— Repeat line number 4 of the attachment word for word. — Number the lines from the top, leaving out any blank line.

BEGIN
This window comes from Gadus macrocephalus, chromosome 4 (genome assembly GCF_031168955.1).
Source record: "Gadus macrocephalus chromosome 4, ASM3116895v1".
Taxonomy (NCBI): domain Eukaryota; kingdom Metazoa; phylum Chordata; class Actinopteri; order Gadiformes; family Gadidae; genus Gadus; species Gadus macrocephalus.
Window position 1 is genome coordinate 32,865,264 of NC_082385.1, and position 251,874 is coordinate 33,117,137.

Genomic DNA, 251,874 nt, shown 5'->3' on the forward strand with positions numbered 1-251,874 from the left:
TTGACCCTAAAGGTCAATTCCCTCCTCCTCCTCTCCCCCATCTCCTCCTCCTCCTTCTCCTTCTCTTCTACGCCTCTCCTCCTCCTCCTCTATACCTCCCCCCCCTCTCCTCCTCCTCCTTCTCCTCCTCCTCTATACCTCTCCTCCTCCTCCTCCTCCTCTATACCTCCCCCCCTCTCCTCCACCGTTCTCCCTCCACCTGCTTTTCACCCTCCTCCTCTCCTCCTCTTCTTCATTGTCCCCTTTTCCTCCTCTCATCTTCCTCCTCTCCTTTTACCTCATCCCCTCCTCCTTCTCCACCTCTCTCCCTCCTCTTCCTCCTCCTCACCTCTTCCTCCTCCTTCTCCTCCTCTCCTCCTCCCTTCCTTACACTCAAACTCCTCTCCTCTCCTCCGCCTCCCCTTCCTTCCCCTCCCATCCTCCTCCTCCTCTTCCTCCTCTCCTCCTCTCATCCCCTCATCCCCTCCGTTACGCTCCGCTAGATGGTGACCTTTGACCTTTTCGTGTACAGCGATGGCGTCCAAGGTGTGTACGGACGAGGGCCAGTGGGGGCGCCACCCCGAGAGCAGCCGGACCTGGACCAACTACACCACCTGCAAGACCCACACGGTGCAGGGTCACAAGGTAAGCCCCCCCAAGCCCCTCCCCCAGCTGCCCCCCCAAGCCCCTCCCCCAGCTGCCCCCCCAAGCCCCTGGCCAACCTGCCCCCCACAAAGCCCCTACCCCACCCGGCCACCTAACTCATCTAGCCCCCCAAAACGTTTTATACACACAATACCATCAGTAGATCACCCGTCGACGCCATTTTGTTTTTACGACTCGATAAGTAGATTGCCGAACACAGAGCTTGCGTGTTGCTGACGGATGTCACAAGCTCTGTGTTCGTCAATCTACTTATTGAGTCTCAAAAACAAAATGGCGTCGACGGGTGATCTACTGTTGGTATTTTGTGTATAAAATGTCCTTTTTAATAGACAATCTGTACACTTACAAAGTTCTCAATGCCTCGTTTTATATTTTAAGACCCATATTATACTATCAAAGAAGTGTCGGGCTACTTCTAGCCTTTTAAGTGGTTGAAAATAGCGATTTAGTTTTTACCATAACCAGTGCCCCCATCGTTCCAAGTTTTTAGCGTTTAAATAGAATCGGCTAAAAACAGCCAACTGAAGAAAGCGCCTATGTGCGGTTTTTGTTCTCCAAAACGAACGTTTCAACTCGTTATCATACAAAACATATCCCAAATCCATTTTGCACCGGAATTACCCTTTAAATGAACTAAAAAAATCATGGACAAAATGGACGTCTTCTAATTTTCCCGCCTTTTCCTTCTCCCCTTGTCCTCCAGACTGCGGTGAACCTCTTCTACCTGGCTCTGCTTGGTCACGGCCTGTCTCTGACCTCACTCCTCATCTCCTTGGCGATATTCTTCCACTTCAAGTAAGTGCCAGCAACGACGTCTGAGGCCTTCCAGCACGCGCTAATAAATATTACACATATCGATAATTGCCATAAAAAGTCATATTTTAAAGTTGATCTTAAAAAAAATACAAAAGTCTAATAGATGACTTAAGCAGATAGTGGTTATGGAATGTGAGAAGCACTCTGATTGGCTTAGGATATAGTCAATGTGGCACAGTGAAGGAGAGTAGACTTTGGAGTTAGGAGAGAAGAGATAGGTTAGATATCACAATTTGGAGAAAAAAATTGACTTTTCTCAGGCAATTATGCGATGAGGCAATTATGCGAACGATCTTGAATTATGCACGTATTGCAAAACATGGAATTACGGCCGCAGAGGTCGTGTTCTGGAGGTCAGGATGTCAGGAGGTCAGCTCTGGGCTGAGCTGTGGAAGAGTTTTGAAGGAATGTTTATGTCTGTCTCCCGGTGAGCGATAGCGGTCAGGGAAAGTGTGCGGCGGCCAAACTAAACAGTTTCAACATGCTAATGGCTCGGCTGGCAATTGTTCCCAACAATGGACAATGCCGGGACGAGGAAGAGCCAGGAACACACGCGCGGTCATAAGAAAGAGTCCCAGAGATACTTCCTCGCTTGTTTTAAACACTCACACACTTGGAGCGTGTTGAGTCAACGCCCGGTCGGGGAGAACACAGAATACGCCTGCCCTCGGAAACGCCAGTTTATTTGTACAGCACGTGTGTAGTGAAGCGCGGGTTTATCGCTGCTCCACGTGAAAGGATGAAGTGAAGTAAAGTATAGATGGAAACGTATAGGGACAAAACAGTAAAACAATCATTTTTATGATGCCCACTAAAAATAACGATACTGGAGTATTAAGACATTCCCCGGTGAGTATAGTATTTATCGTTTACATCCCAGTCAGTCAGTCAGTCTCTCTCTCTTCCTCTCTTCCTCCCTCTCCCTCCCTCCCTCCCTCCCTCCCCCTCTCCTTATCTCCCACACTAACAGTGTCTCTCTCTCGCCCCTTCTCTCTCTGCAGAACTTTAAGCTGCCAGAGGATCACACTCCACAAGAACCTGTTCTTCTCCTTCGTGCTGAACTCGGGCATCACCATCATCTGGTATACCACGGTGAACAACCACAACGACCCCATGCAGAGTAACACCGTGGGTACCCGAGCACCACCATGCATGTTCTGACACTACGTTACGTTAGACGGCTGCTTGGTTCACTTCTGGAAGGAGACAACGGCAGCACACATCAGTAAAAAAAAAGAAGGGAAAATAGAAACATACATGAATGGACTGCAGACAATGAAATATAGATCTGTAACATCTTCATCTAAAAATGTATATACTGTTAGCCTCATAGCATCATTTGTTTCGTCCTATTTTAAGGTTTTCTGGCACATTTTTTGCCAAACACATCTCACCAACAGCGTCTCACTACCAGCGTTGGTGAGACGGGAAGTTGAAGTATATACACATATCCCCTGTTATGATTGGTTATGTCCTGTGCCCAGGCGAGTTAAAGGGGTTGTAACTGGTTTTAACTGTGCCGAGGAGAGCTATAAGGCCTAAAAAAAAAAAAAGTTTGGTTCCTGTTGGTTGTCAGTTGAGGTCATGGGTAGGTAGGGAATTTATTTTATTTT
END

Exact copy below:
Window position 1 is genome coordinate 32,865,264 of NC_082385.1, and position 251,874 is coordinate 33,117,137.